In this study, over 100 C. albicans genes have been classified according to their chemically induced HI with the ∼20 types of inhibitors tested. Although some of these genes have been experimentally characterized in C. albicans, most are annotated solely by their similarity to S. cerevisiae orthologs. Their phenotypes in response to selected inhibitors provide a first level of functional annotation. This is best exemplified by screening brefeldin A, which binds to the interface of two proteins (ARF and GEF), both of which are members of conserved protein families in C. albicans. CaFT profiling identified the functional pair that is most susceptible to brefeldin A (Figure S6). The CaFT is, however, currently biased against the identification of C. albicans specific genes for two reasons: 1) only ∼3% of the genes represented in this pilot study are Candida-specific (as defined by their absence of clear homologs in S. cerevisiae, A. fumigatus, S. pombe, or the human genes, using a BLAST cutoff of 1 × 10−20), and 2) the selected probe inhibitors have intrinsic activity against both S. cerevisiae and C. albicans, and are mechanistically conserved. It is therefore not surprising that the majority of genes identified in this study are conserved. Notwithstanding these restrictions, Nnt1p, a nucleoside transporter absent in S. cerevisiae, was identified as required for the uptake of tubercidin in C. albicans (Figure S9), suggesting that expanding genomic coverage in the CaFT and screening more diverse inhibitory compounds will likely uncover specific features of C. albicans biology.

Other potential limitations to the CaFT include: 1) The C. albicans diploid genome contains allelic polymorphisms, some of which may inactivate genes and confound their identity as haplo-responsive strains. However, as summarized in Table S2, failure to detect hypersensitivity of strains for target genes (e.g., FAS2, HSP90) was not due to allelic differences, which is only rarely observed amongst 69 other genes pertinent to the CaFT profiles reported here. Although eight of these genes possess some allelic differences, they result in only one or two conservative amino acid change(s) in their corresponding proteins. 2) The inherent HI under the standard growth conditions, as demonstrated by TIF35 (Figure S8), may obscure chemically induced HI. However, severe intrinsic HI is rarely observed. Other heterozygotes with modest growth defects (e.g., FAS1, TUB1) are not problematic to assay in the fitness test format. 3) The detection of strain responses in the CaFT relies solely on robust hybridization signals of error-free barcodes. The introduction of double barcodes significantly reduces the occurrence of unassayable strains (e.g., [14]). Barcodes of such strains can be sequenced and microarrays redesigned with fully complementary oligonucleotides (e.g., [51]), or such strains can be simply reconstructed with new barcodes. 4) In S. cerevisiae, it is known that deletion strains can become aneuploid [52]. Our strain stocks are stored with minimal manipulation, and the strain pool is preserved in aliquots. All the CaFT experiments were performed with aliquots from the same preparation. Although the problem of aneuploidy has not been examined in C. albicans, our standard practices should minimize its occurrence.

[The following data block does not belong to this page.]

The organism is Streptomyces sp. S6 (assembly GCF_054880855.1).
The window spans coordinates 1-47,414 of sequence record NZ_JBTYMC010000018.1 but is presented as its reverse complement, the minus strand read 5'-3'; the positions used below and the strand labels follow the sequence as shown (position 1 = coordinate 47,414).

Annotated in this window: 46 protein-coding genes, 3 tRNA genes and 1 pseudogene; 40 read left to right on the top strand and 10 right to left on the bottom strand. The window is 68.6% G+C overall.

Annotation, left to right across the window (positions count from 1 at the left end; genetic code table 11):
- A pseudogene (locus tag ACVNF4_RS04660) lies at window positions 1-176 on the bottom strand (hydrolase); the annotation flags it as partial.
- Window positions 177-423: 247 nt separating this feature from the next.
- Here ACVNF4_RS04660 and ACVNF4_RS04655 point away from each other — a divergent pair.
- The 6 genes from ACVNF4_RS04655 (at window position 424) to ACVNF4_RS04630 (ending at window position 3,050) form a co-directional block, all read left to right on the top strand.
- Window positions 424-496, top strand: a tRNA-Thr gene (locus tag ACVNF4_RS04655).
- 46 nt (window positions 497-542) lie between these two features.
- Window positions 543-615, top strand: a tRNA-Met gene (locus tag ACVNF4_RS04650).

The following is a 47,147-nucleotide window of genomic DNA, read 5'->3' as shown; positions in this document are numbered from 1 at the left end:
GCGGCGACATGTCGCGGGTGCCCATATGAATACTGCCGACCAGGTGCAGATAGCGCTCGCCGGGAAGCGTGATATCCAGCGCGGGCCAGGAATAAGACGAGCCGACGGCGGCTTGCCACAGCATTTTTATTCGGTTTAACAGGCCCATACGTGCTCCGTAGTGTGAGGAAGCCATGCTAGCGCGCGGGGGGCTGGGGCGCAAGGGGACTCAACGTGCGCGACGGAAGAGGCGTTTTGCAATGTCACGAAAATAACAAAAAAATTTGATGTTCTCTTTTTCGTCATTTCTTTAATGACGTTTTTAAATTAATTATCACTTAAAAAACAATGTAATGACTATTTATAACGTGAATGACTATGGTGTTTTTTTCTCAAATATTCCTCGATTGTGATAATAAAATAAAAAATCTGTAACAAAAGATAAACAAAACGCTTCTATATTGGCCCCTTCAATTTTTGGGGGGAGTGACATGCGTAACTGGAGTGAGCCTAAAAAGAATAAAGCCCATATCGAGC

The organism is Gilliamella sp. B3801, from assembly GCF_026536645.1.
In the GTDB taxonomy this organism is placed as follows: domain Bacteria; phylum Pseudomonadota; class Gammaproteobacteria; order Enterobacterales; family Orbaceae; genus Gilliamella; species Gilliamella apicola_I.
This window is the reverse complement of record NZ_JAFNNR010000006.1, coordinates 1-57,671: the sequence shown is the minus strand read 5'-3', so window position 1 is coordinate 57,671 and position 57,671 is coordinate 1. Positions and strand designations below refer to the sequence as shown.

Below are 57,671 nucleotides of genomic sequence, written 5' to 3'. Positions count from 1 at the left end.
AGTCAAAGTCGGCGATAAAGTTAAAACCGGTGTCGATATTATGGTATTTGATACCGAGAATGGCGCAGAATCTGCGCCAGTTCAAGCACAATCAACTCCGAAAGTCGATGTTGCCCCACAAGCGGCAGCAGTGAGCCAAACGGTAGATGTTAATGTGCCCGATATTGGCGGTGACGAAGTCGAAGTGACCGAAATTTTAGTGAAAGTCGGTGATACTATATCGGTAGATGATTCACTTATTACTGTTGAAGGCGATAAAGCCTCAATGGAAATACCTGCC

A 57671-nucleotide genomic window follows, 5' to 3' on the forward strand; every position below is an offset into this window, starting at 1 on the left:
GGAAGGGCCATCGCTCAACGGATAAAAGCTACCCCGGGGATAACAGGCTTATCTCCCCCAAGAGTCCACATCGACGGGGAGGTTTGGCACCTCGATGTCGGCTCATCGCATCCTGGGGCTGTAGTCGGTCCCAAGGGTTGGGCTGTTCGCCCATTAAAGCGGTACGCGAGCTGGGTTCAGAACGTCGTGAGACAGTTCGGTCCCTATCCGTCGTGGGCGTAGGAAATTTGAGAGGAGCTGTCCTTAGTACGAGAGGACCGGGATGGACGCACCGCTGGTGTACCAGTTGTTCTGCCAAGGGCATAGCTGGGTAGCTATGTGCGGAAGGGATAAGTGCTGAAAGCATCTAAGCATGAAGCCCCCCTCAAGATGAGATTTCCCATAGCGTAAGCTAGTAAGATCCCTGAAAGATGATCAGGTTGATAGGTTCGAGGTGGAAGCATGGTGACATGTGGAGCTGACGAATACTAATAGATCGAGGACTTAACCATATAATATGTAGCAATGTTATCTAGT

We have also explored the CaFT assay as an approach to predicting the MOA of novel antifungal compounds. To this end, a collection of structurally related synthetic compounds with antifungal activity but unknown MOA were examined. Their profiles were highly related to known microtubule inhibitors and highlighted by marked hypersensitivity of the TUB1 heterozygote (Figures 4 and 7). Subtle differences in CaFT profiles between these compounds were observed, most notably the hypersensitivity of BUB1 and ESP1 to one compound (ECC220), as well as a potential secondary effect on cortical actin by a second compound (ECC275). These differences may reflect different structure–activity relationships and/or off-target effects between structurally related compounds, as similarly demonstrated between fenpropomorph and related compounds in the ScFT studies [11]. The primary MOA of these ECC compounds as microtubule inhibitors was verified genetically (Figure 8) and biochemically (Figure S10). First, the representative ECC compounds phenocopy the genetic depletion and the chemical inhibition of TUB1; that is, they promote pronounced cell cycle arrest and nuclear migration defects at early time points and a subsequent pseudohyphal morphology at later time points, as reported with nocodazole-treated C. albicans [41]. Second, Tub1p-GFP sub-cellular structure studies reveal that these ECC compounds, nocodazole, and benomyl all similarly disrupt microtubule structures. Third, these ECC compounds inhibit in vitro microtubule polymerization, indicating their primary MOA as microtubule inhibitors.